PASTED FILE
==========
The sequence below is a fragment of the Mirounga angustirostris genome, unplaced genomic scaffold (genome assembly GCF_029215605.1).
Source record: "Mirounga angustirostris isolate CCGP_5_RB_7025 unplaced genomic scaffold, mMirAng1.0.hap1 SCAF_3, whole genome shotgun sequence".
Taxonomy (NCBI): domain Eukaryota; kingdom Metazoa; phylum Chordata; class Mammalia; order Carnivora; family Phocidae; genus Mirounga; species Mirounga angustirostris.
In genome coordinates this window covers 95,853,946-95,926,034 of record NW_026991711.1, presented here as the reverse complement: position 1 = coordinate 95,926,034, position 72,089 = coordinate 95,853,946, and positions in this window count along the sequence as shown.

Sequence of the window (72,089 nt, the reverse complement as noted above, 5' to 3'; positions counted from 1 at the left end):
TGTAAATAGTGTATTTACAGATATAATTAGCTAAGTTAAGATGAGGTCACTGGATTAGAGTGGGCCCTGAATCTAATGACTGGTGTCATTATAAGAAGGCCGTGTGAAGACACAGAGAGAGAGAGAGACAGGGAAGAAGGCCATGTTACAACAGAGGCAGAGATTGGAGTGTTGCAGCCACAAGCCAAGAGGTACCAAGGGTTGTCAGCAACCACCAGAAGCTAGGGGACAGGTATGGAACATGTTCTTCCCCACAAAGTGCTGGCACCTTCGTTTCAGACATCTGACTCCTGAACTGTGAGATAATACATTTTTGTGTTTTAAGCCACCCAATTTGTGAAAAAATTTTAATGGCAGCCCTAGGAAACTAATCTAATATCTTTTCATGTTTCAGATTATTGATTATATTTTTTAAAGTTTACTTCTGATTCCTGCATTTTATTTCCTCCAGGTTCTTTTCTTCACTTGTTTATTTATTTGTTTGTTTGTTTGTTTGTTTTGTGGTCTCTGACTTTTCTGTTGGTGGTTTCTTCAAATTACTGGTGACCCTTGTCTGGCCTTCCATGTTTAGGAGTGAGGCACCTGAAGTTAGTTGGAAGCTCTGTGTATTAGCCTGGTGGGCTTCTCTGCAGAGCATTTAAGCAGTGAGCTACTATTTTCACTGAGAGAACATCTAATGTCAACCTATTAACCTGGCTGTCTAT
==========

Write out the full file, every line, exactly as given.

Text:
The sequence below is a fragment of the Mirounga angustirostris genome, unplaced genomic scaffold (genome assembly GCF_029215605.1).
Source record: "Mirounga angustirostris isolate CCGP_5_RB_7025 unplaced genomic scaffold, mMirAng1.0.hap1 SCAF_3, whole genome shotgun sequence".
Taxonomy (NCBI): domain Eukaryota; kingdom Metazoa; phylum Chordata; class Mammalia; order Carnivora; family Phocidae; genus Mirounga; species Mirounga angustirostris.
In genome coordinates this window covers 95,853,946-95,926,034 of record NW_026991711.1, presented here as the reverse complement: position 1 = coordinate 95,926,034, position 72,089 = coordinate 95,853,946, and positions in this window count along the sequence as shown.

Sequence of the window (72,089 nt, the reverse complement as noted above, 5' to 3'; positions counted from 1 at the left end):
TGTAAATAGTGTATTTACAGATATAATTAGCTAAGTTAAGATGAGGTCACTGGATTAGAGTGGGCCCTGAATCTAATGACTGGTGTCATTATAAGAAGGCCGTGTGAAGACACAGAGAGAGAGAGAGACAGGGAAGAAGGCCATGTTACAACAGAGGCAGAGATTGGAGTGTTGCAGCCACAAGCCAAGAGGTACCAAGGGTTGTCAGCAACCACCAGAAGCTAGGGGACAGGTATGGAACATGTTCTTCCCCACAAAGTGCTGGCACCTTCGTTTCAGACATCTGACTCCTGAACTGTGAGATAATACATTTTTGTGTTTTAAGCCACCCAATTTGTGAAAAAATTTTAATGGCAGCCCTAGGAAACTAATCTAATATCTTTTCATGTTTCAGATTATTGATTATATTTTTTAAAGTTTACTTCTGATTCCTGCATTTTATTTCCTCCAGGTTCTTTTCTTCACTTGTTTATTTATTTGTTTGTTTGTTTGTTTGTTTTGTGGTCTCTGACTTTTCTGTTGGTGGTTTCTTCAAATTACTGGTGACCCTTGTCTGGCCTTCCATGTTTAGGAGTGAGGCACCTGAAGTTAGTTGGAAGCTCTGTGTATTAGCCTGGTGGGCTTCTCTGCAGAGCATTTAAGCAGTGAGCTACTATTTTCACTGAGAGAACATCTAATGTCAACCTATTAACCTGGCTGTCTAT